“Many are concerned about energy bills now, and how these will change in the future. The public also see increasing chances that events may cause interruptions to energy supplies in the future.

“While many solutions to reduce our future reliance on energy imports will take time to implement, it is encouraging to see strong support for policies which improve the UK’s energy security, even if it leads to short-term pain for households through higher bills and taxes.

It came as a poll suggests more than three quarters of people support investing more in renewables and energy efficiency to cut reliance on imports as bills soar.

A survey of more than 1,000 British adults by Ipsos found nearly nine in 10 people (88%) were concerned about the price of home energy – and seven in 10 thought costs will increase “a lot” in the next six months.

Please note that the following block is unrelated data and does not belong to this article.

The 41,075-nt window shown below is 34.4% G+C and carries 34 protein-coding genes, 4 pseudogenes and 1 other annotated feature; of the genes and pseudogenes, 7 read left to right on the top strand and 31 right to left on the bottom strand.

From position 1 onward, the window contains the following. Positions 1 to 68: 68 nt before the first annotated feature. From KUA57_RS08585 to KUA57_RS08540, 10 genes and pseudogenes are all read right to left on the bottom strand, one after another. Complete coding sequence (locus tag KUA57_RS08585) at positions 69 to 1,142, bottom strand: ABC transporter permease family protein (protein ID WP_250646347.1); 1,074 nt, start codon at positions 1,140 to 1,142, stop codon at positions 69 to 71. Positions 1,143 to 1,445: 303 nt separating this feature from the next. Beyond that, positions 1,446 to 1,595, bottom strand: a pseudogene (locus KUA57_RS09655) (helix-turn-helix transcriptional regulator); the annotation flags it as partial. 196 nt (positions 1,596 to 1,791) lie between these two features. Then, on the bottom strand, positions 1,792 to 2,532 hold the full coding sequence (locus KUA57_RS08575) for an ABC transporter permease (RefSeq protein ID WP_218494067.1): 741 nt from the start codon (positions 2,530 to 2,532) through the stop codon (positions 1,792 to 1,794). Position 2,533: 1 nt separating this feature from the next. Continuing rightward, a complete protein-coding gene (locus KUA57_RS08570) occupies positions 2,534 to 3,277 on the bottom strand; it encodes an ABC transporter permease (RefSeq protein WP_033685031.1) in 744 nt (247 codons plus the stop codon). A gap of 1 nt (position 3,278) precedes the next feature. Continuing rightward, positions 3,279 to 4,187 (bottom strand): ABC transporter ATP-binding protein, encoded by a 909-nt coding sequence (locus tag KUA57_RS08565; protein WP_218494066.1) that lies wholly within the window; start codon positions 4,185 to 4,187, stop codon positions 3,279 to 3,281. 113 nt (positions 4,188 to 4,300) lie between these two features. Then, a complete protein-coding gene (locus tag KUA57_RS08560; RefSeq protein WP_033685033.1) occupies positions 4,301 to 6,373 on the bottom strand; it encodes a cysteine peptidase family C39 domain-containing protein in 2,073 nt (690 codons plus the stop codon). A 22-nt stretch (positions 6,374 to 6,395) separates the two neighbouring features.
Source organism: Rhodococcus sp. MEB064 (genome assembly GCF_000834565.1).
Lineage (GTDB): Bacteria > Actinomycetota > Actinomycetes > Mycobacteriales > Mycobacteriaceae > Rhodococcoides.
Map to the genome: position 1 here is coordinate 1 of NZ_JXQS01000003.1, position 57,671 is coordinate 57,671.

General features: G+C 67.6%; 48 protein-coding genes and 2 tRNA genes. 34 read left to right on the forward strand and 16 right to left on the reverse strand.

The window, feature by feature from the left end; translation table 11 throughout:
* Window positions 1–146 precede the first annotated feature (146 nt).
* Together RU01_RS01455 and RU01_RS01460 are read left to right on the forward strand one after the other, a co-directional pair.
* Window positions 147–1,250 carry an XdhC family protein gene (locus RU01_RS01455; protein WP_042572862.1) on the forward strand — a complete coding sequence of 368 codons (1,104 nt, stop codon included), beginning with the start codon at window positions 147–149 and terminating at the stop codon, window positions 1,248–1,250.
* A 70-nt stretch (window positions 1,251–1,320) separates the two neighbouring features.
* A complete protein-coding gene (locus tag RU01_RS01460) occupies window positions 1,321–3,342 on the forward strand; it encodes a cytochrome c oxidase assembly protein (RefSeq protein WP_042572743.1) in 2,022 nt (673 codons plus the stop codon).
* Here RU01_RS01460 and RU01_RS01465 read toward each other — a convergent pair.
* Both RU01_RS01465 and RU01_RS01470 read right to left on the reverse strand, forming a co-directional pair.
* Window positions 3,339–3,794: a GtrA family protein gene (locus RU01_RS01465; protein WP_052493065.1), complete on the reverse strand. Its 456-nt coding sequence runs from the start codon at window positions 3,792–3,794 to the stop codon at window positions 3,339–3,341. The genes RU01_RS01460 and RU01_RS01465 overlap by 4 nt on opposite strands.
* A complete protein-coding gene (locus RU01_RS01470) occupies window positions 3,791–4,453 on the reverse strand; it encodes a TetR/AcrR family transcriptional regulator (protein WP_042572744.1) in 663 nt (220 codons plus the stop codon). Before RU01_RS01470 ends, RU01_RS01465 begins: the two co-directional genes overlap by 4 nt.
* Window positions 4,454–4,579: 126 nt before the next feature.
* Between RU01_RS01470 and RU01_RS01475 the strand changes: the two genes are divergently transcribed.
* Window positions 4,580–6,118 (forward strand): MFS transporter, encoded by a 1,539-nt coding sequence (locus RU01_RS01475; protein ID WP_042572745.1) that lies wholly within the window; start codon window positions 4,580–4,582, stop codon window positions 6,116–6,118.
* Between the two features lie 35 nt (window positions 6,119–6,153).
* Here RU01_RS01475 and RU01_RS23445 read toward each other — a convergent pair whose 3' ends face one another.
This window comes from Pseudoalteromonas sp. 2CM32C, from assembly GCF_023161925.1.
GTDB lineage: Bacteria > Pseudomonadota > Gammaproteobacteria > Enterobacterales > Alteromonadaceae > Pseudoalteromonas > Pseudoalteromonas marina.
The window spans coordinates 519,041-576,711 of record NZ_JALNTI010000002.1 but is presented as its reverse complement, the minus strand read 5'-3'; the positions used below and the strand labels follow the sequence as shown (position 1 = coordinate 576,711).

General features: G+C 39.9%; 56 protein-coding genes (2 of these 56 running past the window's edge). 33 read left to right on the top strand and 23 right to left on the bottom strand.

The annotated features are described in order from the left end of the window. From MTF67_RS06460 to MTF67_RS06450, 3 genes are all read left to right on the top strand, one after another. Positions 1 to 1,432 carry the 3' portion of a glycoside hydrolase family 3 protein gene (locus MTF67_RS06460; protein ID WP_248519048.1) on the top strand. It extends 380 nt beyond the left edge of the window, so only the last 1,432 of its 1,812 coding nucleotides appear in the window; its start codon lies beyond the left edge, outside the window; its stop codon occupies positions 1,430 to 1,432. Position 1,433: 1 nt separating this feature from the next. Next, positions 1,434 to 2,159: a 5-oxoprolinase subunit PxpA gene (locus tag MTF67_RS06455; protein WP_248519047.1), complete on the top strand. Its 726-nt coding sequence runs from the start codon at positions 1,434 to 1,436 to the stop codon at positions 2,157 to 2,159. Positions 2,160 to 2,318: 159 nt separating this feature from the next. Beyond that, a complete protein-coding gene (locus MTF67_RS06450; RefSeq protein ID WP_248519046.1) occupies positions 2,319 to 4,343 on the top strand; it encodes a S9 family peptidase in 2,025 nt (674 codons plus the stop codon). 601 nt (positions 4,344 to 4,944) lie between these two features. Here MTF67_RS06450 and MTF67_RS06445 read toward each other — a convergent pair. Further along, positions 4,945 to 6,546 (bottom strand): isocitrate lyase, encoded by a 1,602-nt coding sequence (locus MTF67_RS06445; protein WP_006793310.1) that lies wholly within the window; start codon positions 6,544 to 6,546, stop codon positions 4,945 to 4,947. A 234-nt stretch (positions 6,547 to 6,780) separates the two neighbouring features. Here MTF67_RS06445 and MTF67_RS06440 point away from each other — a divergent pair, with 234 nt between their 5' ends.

More than four-fifths (83%) were concerned about the UK’s reliance on energy imports, and a similar number (82%) were worried that supplies to Britain could be interrupted, affecting gas and electricity to people’s homes.

The poll conducted last week found more than three quarters (76%) thought the chances energy supplies to the UK could be interrupted – with impacts on British homes – would increase over the next six months.

When it came to reducing the UK’s reliance on energy such as coal, oil and electricity from overseas, people were most supportive of investing in more renewables and improving energy efficiency.